Mexican Window, 1974 is an impressive variation of the Open series, where the signature delineation of open rectangular shape is indicated upon a unified field of color. However, the present work is a more complex image that bears Motherwell's career-long preoccupations with disparate subjects such as his earlier paintings and collages from the 1940s, Latin American and Mexican culture, the motif of the wall as support and canvas, and Henri Matisse. "From his early days he had always conceived of a painting as a kind of wall, and the pictures he called Wall Paintings were a testament to how important he believed this aspect of this work to be. Window-like motifs had also appeared in his pictures almost from beginning, sometimes quite overtly as in the Spanish Prison (Window) and Spanish Picture with Windwo, which actually does contain a variation of the Open motif of the rectangular U shape at the upper left. In fact, Spanish Picture with Window contains in nascent form some of the key pictorial ideas that appear in the Open paintings: their rectilinearity, their use of large, planar areas of color, their spatial ambiguity, and their use of a window form that refers back to the picture plane rather than offering us a view into an illusion of deep space" (J. Flam et al., Robert Mothewell: A Catalogue Raisonne, 1941-1991, Paintings and Collages, Volume One, pp. 130 & 132.) Another notable aspect of the painting is how Matisse's more reductive canvases are referenced, such as the French master's French Window at Collioure, 1914 and View of Notre Dame, 1914, where the division of space at once acknowledges some kind of structure, and at the same time, keeping the picture plane flatly intact.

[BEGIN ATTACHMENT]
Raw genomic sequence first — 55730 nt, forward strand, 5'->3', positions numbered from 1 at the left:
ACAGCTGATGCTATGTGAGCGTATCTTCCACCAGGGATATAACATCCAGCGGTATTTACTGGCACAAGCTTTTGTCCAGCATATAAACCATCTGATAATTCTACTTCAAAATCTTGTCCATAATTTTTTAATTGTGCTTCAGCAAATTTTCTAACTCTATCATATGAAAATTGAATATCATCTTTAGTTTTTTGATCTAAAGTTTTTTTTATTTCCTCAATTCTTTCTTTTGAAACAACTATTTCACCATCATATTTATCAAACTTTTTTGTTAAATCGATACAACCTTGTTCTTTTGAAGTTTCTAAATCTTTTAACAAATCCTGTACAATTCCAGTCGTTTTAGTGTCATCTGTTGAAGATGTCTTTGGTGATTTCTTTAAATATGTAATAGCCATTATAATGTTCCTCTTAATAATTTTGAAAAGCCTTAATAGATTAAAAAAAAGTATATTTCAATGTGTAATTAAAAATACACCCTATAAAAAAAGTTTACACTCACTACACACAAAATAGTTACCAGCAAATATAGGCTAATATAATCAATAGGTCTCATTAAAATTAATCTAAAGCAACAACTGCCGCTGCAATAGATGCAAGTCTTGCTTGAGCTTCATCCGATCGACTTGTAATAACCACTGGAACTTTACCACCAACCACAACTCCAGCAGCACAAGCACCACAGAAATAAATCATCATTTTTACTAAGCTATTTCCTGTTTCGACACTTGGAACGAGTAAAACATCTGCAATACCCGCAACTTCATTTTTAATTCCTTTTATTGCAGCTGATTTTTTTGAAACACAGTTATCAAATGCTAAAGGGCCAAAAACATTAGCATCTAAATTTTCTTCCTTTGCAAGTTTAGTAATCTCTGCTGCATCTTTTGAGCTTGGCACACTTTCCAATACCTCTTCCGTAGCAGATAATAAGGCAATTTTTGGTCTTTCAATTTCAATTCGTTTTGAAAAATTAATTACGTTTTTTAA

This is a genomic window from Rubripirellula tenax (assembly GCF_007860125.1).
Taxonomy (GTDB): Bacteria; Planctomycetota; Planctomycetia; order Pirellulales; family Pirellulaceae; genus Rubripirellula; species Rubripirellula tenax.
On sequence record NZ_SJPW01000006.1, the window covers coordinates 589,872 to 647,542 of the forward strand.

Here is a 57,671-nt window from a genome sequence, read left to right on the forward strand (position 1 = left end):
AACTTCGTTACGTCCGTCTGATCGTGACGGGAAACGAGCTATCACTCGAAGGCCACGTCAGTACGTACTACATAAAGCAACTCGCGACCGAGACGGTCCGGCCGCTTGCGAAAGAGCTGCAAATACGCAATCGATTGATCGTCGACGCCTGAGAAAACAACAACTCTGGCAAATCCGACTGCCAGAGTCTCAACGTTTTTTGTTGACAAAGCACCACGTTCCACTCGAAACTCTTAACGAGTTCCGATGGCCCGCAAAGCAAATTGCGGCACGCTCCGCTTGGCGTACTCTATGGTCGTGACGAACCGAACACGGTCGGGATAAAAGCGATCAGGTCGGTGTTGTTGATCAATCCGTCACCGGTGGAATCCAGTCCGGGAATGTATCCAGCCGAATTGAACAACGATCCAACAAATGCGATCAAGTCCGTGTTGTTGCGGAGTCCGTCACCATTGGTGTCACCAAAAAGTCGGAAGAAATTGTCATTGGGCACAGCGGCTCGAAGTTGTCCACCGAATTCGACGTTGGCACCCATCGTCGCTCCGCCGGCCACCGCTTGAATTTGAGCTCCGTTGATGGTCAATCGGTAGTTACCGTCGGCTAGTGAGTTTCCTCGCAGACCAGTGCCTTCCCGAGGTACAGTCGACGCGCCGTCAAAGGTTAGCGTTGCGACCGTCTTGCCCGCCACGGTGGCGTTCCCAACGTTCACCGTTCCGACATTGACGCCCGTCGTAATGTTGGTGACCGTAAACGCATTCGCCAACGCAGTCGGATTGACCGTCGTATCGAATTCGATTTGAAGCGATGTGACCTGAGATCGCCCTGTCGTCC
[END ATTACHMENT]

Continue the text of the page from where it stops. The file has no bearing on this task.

The present work has a modulated surface that is quite active and gestural, this surface works in concert with the boldly drawn window-like fragment that suggests a faade of a building. The signature ochre that is an shorthand for Motherwell for the Mediterranean/Latin locale suggests a world that is at once exotic and familiar. However, there is such a high degree of energy and rhythm of the brushwork, that there appears to be hints of yellows and golds. Mexican Window successfully merges the compelling themes of Motherwell's painting practice and exhibits a powerful synthesis that is remarkably harmonious and monumental.